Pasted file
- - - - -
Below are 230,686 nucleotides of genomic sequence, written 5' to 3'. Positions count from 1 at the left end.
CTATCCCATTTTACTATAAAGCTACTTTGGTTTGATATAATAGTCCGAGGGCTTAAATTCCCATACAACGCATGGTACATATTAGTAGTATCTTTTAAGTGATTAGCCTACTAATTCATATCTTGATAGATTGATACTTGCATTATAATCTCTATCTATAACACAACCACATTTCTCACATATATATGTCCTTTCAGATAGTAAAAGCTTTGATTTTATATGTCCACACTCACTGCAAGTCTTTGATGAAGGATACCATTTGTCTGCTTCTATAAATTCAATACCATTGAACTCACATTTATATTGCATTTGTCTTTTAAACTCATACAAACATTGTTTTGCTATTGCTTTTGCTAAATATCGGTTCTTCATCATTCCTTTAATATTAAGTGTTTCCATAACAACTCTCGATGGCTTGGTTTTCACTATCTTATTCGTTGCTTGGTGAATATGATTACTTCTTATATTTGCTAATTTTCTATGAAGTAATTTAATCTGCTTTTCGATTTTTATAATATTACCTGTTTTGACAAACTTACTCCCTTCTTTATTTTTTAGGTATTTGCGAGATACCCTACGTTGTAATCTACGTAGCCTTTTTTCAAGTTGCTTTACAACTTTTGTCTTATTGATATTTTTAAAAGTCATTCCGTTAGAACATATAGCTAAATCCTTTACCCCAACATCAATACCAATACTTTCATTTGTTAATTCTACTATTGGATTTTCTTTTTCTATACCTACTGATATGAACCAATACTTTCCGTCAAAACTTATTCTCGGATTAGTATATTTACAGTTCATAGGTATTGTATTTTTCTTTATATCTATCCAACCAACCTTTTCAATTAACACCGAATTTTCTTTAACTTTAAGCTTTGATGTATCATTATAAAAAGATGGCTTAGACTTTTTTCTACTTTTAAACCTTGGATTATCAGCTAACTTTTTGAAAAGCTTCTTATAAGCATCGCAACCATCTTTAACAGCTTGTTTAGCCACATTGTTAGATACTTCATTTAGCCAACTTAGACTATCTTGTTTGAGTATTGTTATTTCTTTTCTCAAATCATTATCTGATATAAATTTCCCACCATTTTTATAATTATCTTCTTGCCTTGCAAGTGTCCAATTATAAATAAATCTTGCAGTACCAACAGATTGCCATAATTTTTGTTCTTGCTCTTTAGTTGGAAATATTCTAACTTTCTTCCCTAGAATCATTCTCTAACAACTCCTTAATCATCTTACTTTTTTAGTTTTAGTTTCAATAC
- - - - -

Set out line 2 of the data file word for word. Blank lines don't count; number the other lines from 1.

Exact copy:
CTATCCCATTTTACTATAAAGCTACTTTGGTTTGATATAATAGTCCGAGGGCTTAAATTCCCATACAACGCATGGTACATATTAGTAGTATCTTTTAAGTGATTAGCCTACTAATTCATATCTTGATAGATTGATACTTGCATTATAATCTCTATCTATAACACAACCACATTTCTCACATATATATGTCCTTTCAGATAGTAAAAGCTTTGATTTTATATGTCCACACTCACTGCAAGTCTTTGATGAAGGATACCATTTGTCTGCTTCTATAAATTCAATACCATTGAACTCACATTTATATTGCATTTGTCTTTTAAACTCATACAAACATTGTTTTGCTATTGCTTTTGCTAAATATCGGTTCTTCATCATTCCTTTAATATTAAGTGTTTCCATAACAACTCTCGATGGCTTGGTTTTCACTATCTTATTCGTTGCTTGGTGAATATGATTACTTCTTATATTTGCTAATTTTCTATGAAGTAATTTAATCTGCTTTTCGATTTTTATAATATTACCTGTTTTGACAAACTTACTCCCTTCTTTATTTTTTAGGTATTTGCGAGATACCCTACGTTGTAATCTACGTAGCCTTTTTTCAAGTTGCTTTACAACTTTTGTCTTATTGATATTTTTAAAAGTCATTCCGTTAGAACATATAGCTAAATCCTTTACCCCAACATCAATACCAATACTTTCATTTGTTAATTCTACTATTGGATTTTCTTTTTCTATACCTACTGATATGAACCAATACTTTCCGTCAAAACTTATTCTCGGATTAGTATATTTACAGTTCATAGGTATTGTATTTTTCTTTATATCTATCCAACCAACCTTTTCAATTAACACCGAATTTTCTTTAACTTTAAGCTTTGATGTATCATTATAAAAAGATGGCTTAGACTTTTTTCTACTTTTAAACCTTGGATTATCAGCTAACTTTTTGAAAAGCTTCTTATAAGCATCGCAACCATCTTTAACAGCTTGTTTAGCCACATTGTTAGATACTTCATTTAGCCAACTTAGACTATCTTGTTTGAGTATTGTTATTTCTTTTCTCAAATCATTATCTGATATAAATTTCCCACCATTTTTATAATTATCTTCTTGCCTTGCAAGTGTCCAATTATAAATAAATCTTGCAGTACCAACAGATTGCCATAATTTTTGTTCTTGCTCTTTAGTTGGAAATATTCTAACTTTCTTCCCTAGAATCATTCTCTAACAACTCCTTAATCATCTTACTTTTTTAGTTTTAGTTTCAATAC